Ashleigh and John aren’t your average couple, their relationship has almost been defined by travel so it seems fitting they are currently in the middle of the adventure of a lifetime. So far they have been to 42 different countries in 10 months as they quite literally backpack around the world! Their story is incredibly inspiring, made even more interesting by the fact they’re just two regular people who are extremely humble and relatable.
Today they share their amazing story, including how they planned, prepared and saved for a trip around the world that had no end date in sight. They also share their tips for travelling as a couple for such a long period of time, their favourite travel memories and more. Their story is a must-read for anyone with a sense of adventure, looking to be inspired to make a change or take a risk.
Tell me about yourself
My name is Ashleigh and my fiancés name is John. We met during university in our third year, at a poker game. Our relationship started with us being apart for the first year. We lived 1000 km apart for the summer, then I was on my exchange for 4 months in Ecuador and John did his first round-the-world trip for two months.
We attended an international business seminar together in Germany for three weeks and that was our first experience traveling together. It clearly went well, since we are now on our big trip. John started traveling at a young age, he was born in Russia, grew up in Germany and moved to Canada at age fifteen. His family went on annual trips while living in Europe, so he grew up with the travel bug. As for me, I never really thought about traveling, until I went on my exchange in 2011. I had travelled Canada a lot, but nothing has sparked my interest to go see the world, until John and I met.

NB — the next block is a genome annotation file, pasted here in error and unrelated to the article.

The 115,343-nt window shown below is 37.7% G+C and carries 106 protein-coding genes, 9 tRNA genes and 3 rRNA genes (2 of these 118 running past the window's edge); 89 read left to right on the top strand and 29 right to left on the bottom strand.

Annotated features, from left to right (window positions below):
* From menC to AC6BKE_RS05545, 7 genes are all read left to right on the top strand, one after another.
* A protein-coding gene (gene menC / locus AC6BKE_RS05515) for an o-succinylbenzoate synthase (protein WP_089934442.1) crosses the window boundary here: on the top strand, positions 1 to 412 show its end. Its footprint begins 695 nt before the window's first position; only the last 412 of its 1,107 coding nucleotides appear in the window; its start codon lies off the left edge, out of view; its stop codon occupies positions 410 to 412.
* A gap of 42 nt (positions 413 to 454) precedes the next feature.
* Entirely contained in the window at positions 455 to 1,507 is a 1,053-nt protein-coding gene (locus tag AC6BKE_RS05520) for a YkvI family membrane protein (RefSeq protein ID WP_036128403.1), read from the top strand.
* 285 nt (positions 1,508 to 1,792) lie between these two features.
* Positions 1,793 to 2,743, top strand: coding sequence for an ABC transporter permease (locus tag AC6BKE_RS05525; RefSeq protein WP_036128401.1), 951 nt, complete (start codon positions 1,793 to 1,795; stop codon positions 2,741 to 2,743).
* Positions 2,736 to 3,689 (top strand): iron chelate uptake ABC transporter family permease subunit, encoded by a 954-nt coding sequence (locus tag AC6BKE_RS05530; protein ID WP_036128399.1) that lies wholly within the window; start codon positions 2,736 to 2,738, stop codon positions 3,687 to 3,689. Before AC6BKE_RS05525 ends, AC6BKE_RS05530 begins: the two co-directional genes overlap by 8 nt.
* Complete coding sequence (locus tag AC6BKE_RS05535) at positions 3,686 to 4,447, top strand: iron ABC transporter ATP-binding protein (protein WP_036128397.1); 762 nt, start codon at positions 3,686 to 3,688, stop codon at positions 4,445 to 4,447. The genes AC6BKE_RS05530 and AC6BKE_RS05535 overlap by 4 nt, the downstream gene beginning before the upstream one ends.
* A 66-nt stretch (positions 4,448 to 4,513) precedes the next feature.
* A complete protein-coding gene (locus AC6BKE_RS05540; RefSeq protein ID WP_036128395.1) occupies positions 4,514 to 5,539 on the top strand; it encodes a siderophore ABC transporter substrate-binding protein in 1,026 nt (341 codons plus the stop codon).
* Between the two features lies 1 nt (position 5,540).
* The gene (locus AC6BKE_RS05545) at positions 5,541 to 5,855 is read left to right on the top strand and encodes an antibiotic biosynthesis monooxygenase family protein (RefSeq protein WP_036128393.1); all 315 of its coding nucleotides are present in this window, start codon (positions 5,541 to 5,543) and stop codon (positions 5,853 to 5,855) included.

Tell me about your current Adventure
We left Canada on April 2, 2014 so we have been on the road for 10 months now. Our current country is Thailand and we have visited 42 countries so far on three continents. We have slept in 146 different beds, took 107 buses, 42 trains, 33 car rides, 29 flights, 12 boats and hitchhiked 10 times. Our route has revealed itself as we go, taking us through many parts of Europe, North & South Africa, the Arabian Peninsula, the Indian Subcontinent and we are now in SE Asia. Travel has become a lifestyle, navigating new ground is a frequent occurrence and tasting different foods regularly, has become part of our daily routine.
What made you decide to take on this huge adventure and live a life like you have?
John and I don’t remember the day that we decided to go travel the world. It was a very communal decision after talking about the idea so much. Everything just started falling into place. We randomly found an incredible seat sale for a flight to Iceland, so we made it official five months before we left. We knew a lot could happen in five months to stop us from going, but we took the risk. A week after we booked it, I found out that the company I worked for was closing down. At that point we knew it was meant to be. I had never really backpacked other than joining group tours and I really wanted to experience it. John had already been to many places at this point, so he was ready to take on the world, this time with no return ticket booked.
How did you Plan and Prepare for such a big trip?
Even before John and I bought our Iceland flights, we were doing a lot of research. Starting with searching random flights and getting interested in different routes. We didn’t want to plan too much ahead, so we only had a general idea of our plans for the first few months, which was perfect since our plans change a lot.